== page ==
You can do this two ways: either physically or politically. Physical elimination is easy, but given the repugnance of megadeaths not really the solution (want to eliminate Iran's nuclear ability? 17 200 kt weapons would do it within a 45-minute time period. This would kill about 30% of Iran's population, with another 30% injured and without infrastructure, there would be no major cities left. Could we do it? Yes. Would we do it? Not unless Iran detonates a nuclear weapon in the US.)
Dealing with tribes on a political basis is difficult, as any historian of the British Empire will tell you. Colonial Brits had a term for the local leaders and businessmen: WOG. It stands for "Wily Oriental Gentleman" and is an apt description. We of the West aren't innately more intelligent or wily than the intellegentsia of anywhere in the ROW; to underestimate the potential sophistication of the opponent, who may be wearing rags and fighting with primitive methods, is the worst failure any in the West can make.
The key is to turn the weakness of the tribe against it, to destroy the very nature of the tribe. Remove the tribe and tribal warfare disappears. Civilization starts up again.
But doing that is an art form that we are now only slowly and painfully learning. Our problem is that there are those in the West who are so eager to adopt the behavior patterns of the tribe, entranced by its effectiveness and ignorant of the damage that tribes do to any advanced civilization.
Dr. Dean's triumphant woop is the battle cry of a tribe; the clamoring for a perp walk for Rove is the lament of the tribe for an enemy; the nascent mutterings of MoveOn and Kos are the collective mutterings of a tribe dedicated to destroying the "other" for which there is no tolerance.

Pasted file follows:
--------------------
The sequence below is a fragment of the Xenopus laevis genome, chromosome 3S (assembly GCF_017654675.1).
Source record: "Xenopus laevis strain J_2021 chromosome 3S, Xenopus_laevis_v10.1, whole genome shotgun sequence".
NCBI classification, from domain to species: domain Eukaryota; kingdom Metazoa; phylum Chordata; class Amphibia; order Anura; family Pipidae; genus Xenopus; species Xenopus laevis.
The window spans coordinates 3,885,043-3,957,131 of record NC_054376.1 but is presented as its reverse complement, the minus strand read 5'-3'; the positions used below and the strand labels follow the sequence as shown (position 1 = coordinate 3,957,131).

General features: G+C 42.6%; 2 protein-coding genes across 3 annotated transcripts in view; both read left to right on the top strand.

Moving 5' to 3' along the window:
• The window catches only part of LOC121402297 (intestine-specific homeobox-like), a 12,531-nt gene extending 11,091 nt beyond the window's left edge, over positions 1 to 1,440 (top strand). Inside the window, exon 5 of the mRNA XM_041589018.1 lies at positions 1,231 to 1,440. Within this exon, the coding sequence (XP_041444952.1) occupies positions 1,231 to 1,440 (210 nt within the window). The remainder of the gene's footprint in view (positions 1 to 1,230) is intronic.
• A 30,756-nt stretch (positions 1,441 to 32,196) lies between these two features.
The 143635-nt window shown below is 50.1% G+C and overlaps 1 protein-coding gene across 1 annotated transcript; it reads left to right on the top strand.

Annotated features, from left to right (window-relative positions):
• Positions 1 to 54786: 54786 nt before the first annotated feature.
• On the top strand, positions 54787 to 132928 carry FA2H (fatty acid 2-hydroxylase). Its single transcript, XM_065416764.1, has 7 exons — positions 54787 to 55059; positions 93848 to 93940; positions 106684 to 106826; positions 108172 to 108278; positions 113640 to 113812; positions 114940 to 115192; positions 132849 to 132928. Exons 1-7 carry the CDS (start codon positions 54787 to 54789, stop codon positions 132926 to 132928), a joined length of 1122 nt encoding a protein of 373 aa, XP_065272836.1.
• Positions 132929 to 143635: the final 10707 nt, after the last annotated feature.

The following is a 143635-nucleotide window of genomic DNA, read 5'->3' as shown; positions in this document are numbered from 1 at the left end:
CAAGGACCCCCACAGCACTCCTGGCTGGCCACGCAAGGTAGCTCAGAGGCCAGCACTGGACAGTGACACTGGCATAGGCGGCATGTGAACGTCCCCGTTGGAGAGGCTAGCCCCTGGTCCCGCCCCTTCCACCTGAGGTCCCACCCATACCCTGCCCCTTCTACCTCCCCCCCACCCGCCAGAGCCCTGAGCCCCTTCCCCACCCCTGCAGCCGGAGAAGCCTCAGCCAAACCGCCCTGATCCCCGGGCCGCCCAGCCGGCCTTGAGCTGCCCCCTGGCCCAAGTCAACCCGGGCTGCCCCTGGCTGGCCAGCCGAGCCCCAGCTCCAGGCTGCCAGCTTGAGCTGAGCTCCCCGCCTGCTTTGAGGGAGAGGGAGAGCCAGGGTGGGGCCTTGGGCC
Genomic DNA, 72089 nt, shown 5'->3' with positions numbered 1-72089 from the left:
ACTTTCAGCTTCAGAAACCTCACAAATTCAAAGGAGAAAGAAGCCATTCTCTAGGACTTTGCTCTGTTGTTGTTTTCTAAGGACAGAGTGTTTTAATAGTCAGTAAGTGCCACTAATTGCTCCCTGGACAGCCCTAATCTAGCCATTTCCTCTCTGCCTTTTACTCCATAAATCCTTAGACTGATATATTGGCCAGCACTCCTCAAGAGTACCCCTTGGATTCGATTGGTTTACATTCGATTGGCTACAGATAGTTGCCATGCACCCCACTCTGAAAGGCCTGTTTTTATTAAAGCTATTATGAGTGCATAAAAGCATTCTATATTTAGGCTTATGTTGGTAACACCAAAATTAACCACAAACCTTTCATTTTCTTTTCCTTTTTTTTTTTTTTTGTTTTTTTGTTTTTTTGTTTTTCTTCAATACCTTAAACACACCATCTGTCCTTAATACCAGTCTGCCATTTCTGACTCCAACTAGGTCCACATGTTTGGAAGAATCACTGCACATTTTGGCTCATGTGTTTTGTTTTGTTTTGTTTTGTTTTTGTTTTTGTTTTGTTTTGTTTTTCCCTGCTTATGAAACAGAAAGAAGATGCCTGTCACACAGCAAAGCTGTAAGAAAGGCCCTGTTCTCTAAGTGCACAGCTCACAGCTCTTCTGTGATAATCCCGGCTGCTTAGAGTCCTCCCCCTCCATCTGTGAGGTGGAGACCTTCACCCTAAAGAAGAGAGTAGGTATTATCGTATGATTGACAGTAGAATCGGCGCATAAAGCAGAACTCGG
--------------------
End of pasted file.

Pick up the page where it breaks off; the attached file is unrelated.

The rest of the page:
Dark times ahead.
Mittwoch, August 30, 2006
Hitchens does it again. The man deserves more money because he has stuck to his guns and called things the way they *are*, rather than the way journalists want everyone to see them.
Blame for Plame lies directly with the "administration critics" who were anything but simply that.
Is David Corn going now to apologize for his diatribes? For starting the whole PlameGate nonsense? For now it is nonsense: the leaker was Richard Armitage who was basically showing off to a reporter. Not a revenge act from the Bush administration, not retribution.
Specifically Corn is wrong here:
"The Wilson smear was a thuggish act. Bush and his crew abused and misused intelligence to make their case for war. Now there is evidence Bushies used classified information and put the nation's counter-proliferation efforts at risk merely to settle a score. It is a sign that with this gang politics trumps national security."
This was wrong: not merely that Corn placed the blame wrongly, but that there even was a "Wilson smear." And the jibes were wrong, the whole basis for the article was wrong.
But will we see an apology, a retraction, an admittance that Corn & Isikoff were wrong?
Probably about the same time that Kerry releases his military records.
Interestingly, Corn's column is called "Capital Games."
Which is what we are seeing here: but the games aren't the games of the Administration, but rather of its opponents. And they are the ones whose politics trumps national security.